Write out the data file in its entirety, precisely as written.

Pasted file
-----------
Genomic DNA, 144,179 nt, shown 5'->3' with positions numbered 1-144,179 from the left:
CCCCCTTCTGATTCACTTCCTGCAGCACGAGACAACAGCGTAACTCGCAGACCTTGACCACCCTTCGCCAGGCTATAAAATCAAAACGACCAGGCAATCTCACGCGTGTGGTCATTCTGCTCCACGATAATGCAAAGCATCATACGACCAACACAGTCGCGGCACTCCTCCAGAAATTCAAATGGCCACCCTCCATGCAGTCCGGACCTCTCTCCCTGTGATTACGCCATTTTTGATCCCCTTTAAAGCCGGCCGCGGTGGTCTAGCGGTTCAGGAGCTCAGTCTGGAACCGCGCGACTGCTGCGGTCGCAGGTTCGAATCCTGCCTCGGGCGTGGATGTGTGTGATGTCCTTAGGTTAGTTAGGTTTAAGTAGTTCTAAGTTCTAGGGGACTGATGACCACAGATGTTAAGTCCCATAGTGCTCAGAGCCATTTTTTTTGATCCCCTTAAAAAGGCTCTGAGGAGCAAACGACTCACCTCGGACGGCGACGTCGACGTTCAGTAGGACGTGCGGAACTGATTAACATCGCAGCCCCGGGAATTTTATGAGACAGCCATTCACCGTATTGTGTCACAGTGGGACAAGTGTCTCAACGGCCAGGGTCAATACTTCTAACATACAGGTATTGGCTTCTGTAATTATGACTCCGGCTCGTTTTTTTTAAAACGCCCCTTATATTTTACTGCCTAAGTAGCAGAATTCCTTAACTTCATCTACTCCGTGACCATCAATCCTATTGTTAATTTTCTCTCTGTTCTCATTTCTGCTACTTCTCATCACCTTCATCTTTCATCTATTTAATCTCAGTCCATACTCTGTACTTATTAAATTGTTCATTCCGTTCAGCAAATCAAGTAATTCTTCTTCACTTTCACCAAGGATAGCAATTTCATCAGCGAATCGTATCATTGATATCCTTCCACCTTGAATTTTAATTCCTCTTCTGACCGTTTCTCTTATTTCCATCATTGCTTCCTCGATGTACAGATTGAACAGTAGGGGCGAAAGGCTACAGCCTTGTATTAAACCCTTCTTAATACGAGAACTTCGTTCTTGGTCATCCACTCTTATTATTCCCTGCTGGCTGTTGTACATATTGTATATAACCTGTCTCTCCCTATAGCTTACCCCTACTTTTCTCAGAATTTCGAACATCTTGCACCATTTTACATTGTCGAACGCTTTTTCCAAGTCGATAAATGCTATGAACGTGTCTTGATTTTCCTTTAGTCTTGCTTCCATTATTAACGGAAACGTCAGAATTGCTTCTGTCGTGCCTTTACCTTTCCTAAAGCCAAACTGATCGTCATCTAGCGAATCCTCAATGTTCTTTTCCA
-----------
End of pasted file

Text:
Genomic DNA, 144,179 nt, shown 5'->3' with positions numbered 1-144,179 from the left:
CCCCCTTCTGATTCACTTCCTGCAGCACGAGACAACAGCGTAACTCGCAGACCTTGACCACCCTTCGCCAGGCTATAAAATCAAAACGACCAGGCAATCTCACGCGTGTGGTCATTCTGCTCCACGATAATGCAAAGCATCATACGACCAACACAGTCGCGGCACTCCTCCAGAAATTCAAATGGCCACCCTCCATGCAGTCCGGACCTCTCTCCCTGTGATTACGCCATTTTTGATCCCCTTTAAAGCCGGCCGCGGTGGTCTAGCGGTTCAGGAGCTCAGTCTGGAACCGCGCGACTGCTGCGGTCGCAGGTTCGAATCCTGCCTCGGGCGTGGATGTGTGTGATGTCCTTAGGTTAGTTAGGTTTAAGTAGTTCTAAGTTCTAGGGGACTGATGACCACAGATGTTAAGTCCCATAGTGCTCAGAGCCATTTTTTTTGATCCCCTTAAAAAGGCTCTGAGGAGCAAACGACTCACCTCGGACGGCGACGTCGACGTTCAGTAGGACGTGCGGAACTGATTAACATCGCAGCCCCGGGAATTTTATGAGACAGCCATTCACCGTATTGTGTCACAGTGGGACAAGTGTCTCAACGGCCAGGGTCAATACTTCTAACATACAGGTATTGGCTTCTGTAATTATGACTCCGGCTCGTTTTTTTTAAAACGCCCCTTATATTTTACTGCCTAAGTAGCAGAATTCCTTAACTTCATCTACTCCGTGACCATCAATCCTATTGTTAATTTTCTCTCTGTTCTCATTTCTGCTACTTCTCATCACCTTCATCTTTCATCTATTTAATCTCAGTCCATACTCTGTACTTATTAAATTGTTCATTCCGTTCAGCAAATCAAGTAATTCTTCTTCACTTTCACCAAGGATAGCAATTTCATCAGCGAATCGTATCATTGATATCCTTCCACCTTGAATTTTAATTCCTCTTCTGACCGTTTCTCTTATTTCCATCATTGCTTCCTCGATGTACAGATTGAACAGTAGGGGCGAAAGGCTACAGCCTTGTATTAAACCCTTCTTAATACGAGAACTTCGTTCTTGGTCATCCACTCTTATTATTCCCTGCTGGCTGTTGTACATATTGTATATAACCTGTCTCTCCCTATAGCTTACCCCTACTTTTCTCAGAATTTCGAACATCTTGCACCATTTTACATTGTCGAACGCTTTTTCCAAGTCGATAAATGCTATGAACGTGTCTTGATTTTCCTTTAGTCTTGCTTCCATTATTAACGGAAACGTCAGAATTGCTTCTGTCGTGCCTTTACCTTTCCTAAAGCCAAACTGATCGTCATCTAGCGAATCCTCAATGTTCTTTTCCA